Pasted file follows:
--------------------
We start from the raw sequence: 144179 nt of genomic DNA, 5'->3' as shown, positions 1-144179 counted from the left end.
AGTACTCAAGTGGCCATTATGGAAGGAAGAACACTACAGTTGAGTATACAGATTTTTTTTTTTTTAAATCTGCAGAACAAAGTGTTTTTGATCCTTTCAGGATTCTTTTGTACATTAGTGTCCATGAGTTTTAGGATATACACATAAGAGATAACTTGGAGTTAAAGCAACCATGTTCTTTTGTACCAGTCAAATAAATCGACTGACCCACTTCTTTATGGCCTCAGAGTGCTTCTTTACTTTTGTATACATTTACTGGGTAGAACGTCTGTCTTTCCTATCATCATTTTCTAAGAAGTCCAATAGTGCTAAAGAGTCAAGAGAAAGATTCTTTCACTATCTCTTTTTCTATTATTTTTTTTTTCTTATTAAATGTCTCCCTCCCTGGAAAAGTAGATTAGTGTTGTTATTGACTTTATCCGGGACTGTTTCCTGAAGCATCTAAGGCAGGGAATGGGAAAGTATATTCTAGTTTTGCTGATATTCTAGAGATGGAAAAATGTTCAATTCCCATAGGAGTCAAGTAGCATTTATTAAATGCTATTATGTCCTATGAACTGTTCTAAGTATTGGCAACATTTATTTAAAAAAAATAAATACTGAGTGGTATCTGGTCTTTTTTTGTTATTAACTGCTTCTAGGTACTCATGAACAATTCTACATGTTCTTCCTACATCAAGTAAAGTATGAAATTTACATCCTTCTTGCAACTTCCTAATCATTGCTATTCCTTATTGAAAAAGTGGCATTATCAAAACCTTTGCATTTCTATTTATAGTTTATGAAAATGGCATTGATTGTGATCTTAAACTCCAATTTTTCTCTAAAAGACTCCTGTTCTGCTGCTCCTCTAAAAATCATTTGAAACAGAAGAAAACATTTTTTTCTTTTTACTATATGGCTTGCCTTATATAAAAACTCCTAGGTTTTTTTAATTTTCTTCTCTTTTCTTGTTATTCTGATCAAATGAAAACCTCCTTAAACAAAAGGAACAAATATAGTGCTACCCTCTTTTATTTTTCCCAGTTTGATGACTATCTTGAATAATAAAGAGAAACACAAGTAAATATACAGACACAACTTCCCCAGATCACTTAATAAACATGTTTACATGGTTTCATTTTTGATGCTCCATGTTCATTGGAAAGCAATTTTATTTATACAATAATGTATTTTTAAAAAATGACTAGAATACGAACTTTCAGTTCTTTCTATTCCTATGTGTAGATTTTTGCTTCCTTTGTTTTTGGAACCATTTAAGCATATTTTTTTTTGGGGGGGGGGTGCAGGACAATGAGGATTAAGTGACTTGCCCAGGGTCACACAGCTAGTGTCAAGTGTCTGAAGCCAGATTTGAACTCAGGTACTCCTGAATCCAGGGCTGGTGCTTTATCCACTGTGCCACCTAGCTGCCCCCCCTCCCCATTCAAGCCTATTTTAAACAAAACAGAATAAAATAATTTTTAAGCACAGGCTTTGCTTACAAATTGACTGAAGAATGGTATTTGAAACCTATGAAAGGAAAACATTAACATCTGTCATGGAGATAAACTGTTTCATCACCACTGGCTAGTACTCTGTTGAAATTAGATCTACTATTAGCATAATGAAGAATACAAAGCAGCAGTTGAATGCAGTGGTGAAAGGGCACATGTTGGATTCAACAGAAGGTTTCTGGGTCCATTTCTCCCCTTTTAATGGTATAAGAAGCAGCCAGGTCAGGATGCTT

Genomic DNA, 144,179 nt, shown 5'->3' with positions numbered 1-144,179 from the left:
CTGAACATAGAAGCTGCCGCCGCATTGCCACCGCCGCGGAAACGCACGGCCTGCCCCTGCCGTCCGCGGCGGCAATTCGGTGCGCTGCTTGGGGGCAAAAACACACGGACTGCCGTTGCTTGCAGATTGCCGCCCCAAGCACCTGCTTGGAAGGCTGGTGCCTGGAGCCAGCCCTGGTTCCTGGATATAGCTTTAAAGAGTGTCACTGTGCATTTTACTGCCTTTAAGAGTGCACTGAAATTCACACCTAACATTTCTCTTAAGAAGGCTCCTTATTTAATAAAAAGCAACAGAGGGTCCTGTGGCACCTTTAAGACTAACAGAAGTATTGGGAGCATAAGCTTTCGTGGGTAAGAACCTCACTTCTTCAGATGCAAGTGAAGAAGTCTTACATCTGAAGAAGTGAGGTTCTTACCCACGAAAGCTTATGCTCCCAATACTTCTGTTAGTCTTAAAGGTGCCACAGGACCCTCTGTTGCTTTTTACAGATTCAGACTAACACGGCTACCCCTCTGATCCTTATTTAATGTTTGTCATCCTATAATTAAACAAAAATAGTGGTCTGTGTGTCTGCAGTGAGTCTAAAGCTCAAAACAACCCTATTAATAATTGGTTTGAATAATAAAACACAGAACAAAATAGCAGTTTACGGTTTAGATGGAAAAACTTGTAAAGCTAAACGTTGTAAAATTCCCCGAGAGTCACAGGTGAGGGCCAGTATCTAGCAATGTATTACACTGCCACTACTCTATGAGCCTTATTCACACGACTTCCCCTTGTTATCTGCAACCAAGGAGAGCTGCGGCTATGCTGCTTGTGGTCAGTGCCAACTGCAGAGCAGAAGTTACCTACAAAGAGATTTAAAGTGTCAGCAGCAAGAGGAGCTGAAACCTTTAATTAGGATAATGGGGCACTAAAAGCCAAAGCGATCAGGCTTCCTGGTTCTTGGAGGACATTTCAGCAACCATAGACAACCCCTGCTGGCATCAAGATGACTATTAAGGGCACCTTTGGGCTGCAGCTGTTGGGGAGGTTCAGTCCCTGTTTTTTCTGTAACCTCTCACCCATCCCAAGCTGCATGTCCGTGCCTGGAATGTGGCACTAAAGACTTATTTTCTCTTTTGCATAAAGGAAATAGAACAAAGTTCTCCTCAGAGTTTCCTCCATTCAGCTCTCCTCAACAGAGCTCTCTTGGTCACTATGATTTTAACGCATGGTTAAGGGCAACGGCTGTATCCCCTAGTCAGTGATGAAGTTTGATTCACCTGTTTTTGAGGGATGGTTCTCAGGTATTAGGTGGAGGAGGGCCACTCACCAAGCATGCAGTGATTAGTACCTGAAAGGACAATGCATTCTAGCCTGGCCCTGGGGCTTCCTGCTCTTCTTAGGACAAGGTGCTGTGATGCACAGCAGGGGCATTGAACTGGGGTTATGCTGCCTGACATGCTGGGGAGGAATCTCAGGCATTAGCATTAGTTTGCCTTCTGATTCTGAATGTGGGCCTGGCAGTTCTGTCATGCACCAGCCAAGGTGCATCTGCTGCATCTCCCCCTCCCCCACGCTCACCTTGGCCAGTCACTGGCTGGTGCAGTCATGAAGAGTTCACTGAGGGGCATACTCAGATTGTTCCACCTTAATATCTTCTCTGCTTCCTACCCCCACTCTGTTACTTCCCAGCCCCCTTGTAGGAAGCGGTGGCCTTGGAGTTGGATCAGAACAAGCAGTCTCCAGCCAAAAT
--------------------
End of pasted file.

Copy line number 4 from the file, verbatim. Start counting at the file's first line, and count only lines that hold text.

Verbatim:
CTGAACATAGAAGCTGCCGCCGCATTGCCACCGCCGCGGAAACGCACGGCCTGCCCCTGCCGTCCGCGGCGGCAATTCGGTGCGCTGCTTGGGGGCAAAAACACACGGACTGCCGTTGCTTGCAGATTGCCGCCCCAAGCACCTGCTTGGAAGGCTGGTGCCTGGAGCCAGCCCTGGTTCCTGGATATAGCTTTAAAGAGTGTCACTGTGCATTTTACTGCCTTTAAGAGTGCACTGAAATTCACACCTAACATTTCTCTTAAGAAGGCTCCTTATTTAATAAAAAGCAACAGAGGGTCCTGTGGCACCTTTAAGACTAACAGAAGTATTGGGAGCATAAGCTTTCGTGGGTAAGAACCTCACTTCTTCAGATGCAAGTGAAGAAGTCTTACATCTGAAGAAGTGAGGTTCTTACCCACGAAAGCTTATGCTCCCAATACTTCTGTTAGTCTTAAAGGTGCCACAGGACCCTCTGTTGCTTTTTACAGATTCAGACTAACACGGCTACCCCTCTGATCCTTATTTAATGTTTGTCATCCTATAATTAAACAAAAATAGTGGTCTGTGTGTCTGCAGTGAGTCTAAAGCTCAAAACAACCCTATTAATAATTGGTTTGAATAATAAAACACAGAACAAAATAGCAGTTTACGGTTTAGATGGAAAAACTTGTAAAGCTAAACGTTGTAAAATTCCCCGAGAGTCACAGGTGAGGGCCAGTATCTAGCAATGTATTACACTGCCACTACTCTATGAGCCTTATTCACACGACTTCCCCTTGTTATCTGCAACCAAGGAGAGCTGCGGCTATGCTGCTTGTGGTCAGTGCCAACTGCAGAGCAGAAGTTACCTACAAAGAGATTTAAAGTGTCAGCAGCAAGAGGAGCTGAAACCTTTAATTAGGATAATGGGGCACTAAAAGCCAAAGCGATCAGGCTTCCTGGTTCTTGGAGGACATTTCAGCAACCATAGACAACCCCTGCTGGCATCAAGATGACTATTAAGGGCACCTTTGGGCTGCAGCTGTTGGGGAGGTTCAGTCCCTGTTTTTTCTGTAACCTCTCACCCATCCCAAGCTGCATGTCCGTGCCTGGAATGTGGCACTAAAGACTTATTTTCTCTTTTGCATAAAGGAAATAGAACAAAGTTCTCCTCAGAGTTTCCTCCATTCAGCTCTCCTCAACAGAGCTCTCTTGGTCACTATGATTTTAACGCATGGTTAAGGGCAACGGCTGTATCCCCTAGTCAGTGATGAAGTTTGATTCACCTGTTTTTGAGGGATGGTTCTCAGGTATTAGGTGGAGGAGGGCCACTCACCAAGCATGCAGTGATTAGTACCTGAAAGGACAATGCATTCTAGCCTGGCCCTGGGGCTTCCTGCTCTTCTTAGGACAAGGTGCTGTGATGCACAGCAGGGGCATTGAACTGGGGTTATGCTGCCTGACATGCTGGGGAGGAATCTCAGGCATTAGCATTAGTTTGCCTTCTGATTCTGAATGTGGGCCTGGCAGTTCTGTCATGCACCAGCCAAGGTGCATCTGCTGCATCTCCCCCTCCCCCACGCTCACCTTGGCCAGTCACTGGCTGGTGCAGTCATGAAGAGTTCACTGAGGGGCATACTCAGATTGTTCCACCTTAATATCTTCTCTGCTTCCTACCCCCACTCTGTTACTTCCCAGCCCCCTTGTAGGAAGCGGTGGCCTTGGAGTTGGATCAGAACAAGCAGTCTCCAGCCAAAAT